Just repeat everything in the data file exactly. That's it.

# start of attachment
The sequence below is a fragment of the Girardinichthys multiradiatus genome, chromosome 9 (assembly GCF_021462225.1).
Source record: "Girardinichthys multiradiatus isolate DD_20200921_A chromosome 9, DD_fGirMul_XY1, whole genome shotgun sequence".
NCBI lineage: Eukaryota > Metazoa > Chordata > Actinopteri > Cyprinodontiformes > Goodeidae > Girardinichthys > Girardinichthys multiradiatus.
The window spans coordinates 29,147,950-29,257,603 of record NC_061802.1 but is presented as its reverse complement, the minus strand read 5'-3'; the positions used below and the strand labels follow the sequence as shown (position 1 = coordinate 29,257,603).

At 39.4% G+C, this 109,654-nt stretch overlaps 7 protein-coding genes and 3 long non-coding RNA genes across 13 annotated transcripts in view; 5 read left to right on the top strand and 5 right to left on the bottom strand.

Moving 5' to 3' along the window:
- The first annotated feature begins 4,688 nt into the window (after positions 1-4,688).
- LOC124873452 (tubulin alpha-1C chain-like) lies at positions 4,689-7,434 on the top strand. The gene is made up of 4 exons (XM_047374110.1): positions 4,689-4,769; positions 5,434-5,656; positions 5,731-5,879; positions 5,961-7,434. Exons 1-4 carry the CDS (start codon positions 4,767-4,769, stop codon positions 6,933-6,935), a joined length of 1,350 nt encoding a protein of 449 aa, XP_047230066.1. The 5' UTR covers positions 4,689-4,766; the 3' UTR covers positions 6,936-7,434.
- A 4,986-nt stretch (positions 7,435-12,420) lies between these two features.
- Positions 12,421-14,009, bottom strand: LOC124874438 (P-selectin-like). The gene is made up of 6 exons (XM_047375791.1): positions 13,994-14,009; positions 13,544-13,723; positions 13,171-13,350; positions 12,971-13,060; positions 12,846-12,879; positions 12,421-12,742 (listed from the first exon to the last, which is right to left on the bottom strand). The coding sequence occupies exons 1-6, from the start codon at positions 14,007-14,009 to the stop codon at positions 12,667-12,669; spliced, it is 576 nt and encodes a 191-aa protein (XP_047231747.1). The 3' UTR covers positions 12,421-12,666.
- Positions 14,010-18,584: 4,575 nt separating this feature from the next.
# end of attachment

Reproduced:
The sequence below is a fragment of the Girardinichthys multiradiatus genome, chromosome 9 (assembly GCF_021462225.1).
Source record: "Girardinichthys multiradiatus isolate DD_20200921_A chromosome 9, DD_fGirMul_XY1, whole genome shotgun sequence".
NCBI lineage: Eukaryota > Metazoa > Chordata > Actinopteri > Cyprinodontiformes > Goodeidae > Girardinichthys > Girardinichthys multiradiatus.
The window spans coordinates 29,147,950-29,257,603 of record NC_061802.1 but is presented as its reverse complement, the minus strand read 5'-3'; the positions used below and the strand labels follow the sequence as shown (position 1 = coordinate 29,257,603).

At 39.4% G+C, this 109,654-nt stretch overlaps 7 protein-coding genes and 3 long non-coding RNA genes across 13 annotated transcripts in view; 5 read left to right on the top strand and 5 right to left on the bottom strand.

Moving 5' to 3' along the window:
- The first annotated feature begins 4,688 nt into the window (after positions 1-4,688).
- LOC124873452 (tubulin alpha-1C chain-like) lies at positions 4,689-7,434 on the top strand. The gene is made up of 4 exons (XM_047374110.1): positions 4,689-4,769; positions 5,434-5,656; positions 5,731-5,879; positions 5,961-7,434. Exons 1-4 carry the CDS (start codon positions 4,767-4,769, stop codon positions 6,933-6,935), a joined length of 1,350 nt encoding a protein of 449 aa, XP_047230066.1. The 5' UTR covers positions 4,689-4,766; the 3' UTR covers positions 6,936-7,434.
- A 4,986-nt stretch (positions 7,435-12,420) lies between these two features.
- Positions 12,421-14,009, bottom strand: LOC124874438 (P-selectin-like). The gene is made up of 6 exons (XM_047375791.1): positions 13,994-14,009; positions 13,544-13,723; positions 13,171-13,350; positions 12,971-13,060; positions 12,846-12,879; positions 12,421-12,742 (listed from the first exon to the last, which is right to left on the bottom strand). The coding sequence occupies exons 1-6, from the start codon at positions 14,007-14,009 to the stop codon at positions 12,667-12,669; spliced, it is 576 nt and encodes a 191-aa protein (XP_047231747.1). The 3' UTR covers positions 12,421-12,666.
- Positions 14,010-18,584: 4,575 nt separating this feature from the next.